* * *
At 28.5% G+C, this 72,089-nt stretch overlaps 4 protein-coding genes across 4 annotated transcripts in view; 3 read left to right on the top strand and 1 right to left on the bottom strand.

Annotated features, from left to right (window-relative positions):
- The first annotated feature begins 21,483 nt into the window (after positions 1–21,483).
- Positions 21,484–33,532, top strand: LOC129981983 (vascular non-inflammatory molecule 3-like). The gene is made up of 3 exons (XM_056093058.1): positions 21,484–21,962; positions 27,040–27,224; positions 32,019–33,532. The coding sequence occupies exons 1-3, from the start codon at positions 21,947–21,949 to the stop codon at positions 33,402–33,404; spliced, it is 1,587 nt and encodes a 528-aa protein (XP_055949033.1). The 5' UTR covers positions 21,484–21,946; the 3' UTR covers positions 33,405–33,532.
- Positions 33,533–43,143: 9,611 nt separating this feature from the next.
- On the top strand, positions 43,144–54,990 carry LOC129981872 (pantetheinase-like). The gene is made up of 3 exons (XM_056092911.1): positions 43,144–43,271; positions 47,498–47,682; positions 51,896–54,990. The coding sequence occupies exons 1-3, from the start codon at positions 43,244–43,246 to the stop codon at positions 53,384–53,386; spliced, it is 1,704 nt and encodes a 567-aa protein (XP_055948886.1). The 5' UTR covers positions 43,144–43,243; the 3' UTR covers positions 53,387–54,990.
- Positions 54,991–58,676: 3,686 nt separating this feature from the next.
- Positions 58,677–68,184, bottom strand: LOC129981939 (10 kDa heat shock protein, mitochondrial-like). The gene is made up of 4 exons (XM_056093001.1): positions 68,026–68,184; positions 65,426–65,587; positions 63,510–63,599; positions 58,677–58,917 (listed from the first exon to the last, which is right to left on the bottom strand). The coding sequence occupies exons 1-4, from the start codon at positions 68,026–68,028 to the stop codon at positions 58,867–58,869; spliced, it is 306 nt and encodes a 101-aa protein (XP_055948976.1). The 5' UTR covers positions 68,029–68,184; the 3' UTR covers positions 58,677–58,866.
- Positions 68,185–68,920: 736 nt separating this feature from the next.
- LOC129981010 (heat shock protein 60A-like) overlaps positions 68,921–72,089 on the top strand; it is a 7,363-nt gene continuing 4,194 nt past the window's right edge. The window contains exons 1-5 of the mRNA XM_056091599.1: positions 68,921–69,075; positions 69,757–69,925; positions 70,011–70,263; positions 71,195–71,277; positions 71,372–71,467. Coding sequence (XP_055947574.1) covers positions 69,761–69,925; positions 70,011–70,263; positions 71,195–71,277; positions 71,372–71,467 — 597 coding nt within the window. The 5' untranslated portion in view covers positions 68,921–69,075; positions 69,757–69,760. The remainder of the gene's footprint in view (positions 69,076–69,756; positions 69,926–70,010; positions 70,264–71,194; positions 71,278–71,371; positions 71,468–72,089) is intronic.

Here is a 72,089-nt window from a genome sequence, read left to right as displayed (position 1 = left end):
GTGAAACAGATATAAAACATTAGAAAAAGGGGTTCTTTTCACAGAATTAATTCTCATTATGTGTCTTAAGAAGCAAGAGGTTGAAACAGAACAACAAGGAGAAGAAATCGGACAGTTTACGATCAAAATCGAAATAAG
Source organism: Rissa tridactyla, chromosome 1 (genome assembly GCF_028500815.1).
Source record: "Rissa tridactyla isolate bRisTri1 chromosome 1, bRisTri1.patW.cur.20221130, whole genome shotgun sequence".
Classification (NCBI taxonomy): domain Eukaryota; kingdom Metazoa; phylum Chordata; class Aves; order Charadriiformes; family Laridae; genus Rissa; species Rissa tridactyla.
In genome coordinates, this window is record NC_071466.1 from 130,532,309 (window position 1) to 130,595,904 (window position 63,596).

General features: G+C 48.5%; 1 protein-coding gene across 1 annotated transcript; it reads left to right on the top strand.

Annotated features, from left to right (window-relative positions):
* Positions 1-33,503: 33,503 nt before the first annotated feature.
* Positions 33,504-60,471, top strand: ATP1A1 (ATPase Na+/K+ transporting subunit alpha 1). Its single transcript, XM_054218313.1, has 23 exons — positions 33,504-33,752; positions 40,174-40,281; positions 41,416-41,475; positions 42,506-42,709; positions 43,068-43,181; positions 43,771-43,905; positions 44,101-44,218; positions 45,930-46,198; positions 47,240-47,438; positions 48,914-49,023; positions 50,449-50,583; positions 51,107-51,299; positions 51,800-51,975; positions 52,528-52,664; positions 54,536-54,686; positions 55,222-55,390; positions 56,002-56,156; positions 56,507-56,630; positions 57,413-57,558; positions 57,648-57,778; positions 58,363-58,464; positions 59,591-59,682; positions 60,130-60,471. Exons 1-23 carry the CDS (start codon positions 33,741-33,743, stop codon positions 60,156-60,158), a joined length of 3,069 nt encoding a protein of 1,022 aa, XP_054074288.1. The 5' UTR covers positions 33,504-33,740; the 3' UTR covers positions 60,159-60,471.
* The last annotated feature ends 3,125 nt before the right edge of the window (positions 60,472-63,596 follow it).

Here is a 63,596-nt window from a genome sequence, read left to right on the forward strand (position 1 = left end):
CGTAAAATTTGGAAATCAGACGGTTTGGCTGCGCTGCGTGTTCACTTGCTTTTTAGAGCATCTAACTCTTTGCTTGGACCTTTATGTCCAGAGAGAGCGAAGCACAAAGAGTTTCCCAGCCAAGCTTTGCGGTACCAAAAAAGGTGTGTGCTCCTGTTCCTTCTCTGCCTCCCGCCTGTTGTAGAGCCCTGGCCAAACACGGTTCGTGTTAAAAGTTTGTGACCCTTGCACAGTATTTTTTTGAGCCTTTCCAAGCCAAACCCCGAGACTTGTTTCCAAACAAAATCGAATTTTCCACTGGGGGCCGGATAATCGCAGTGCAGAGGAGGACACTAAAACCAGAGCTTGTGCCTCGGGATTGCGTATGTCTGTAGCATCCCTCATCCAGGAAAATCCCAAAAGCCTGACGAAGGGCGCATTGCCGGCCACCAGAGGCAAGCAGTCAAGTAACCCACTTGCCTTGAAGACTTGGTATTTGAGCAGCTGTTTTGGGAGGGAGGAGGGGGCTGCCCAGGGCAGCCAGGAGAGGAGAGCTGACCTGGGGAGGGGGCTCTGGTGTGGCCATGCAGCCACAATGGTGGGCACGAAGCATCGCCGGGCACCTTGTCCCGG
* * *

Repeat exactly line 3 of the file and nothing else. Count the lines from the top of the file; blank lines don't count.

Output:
- The first annotated feature begins 21,483 nt into the window (after positions 1–21,483).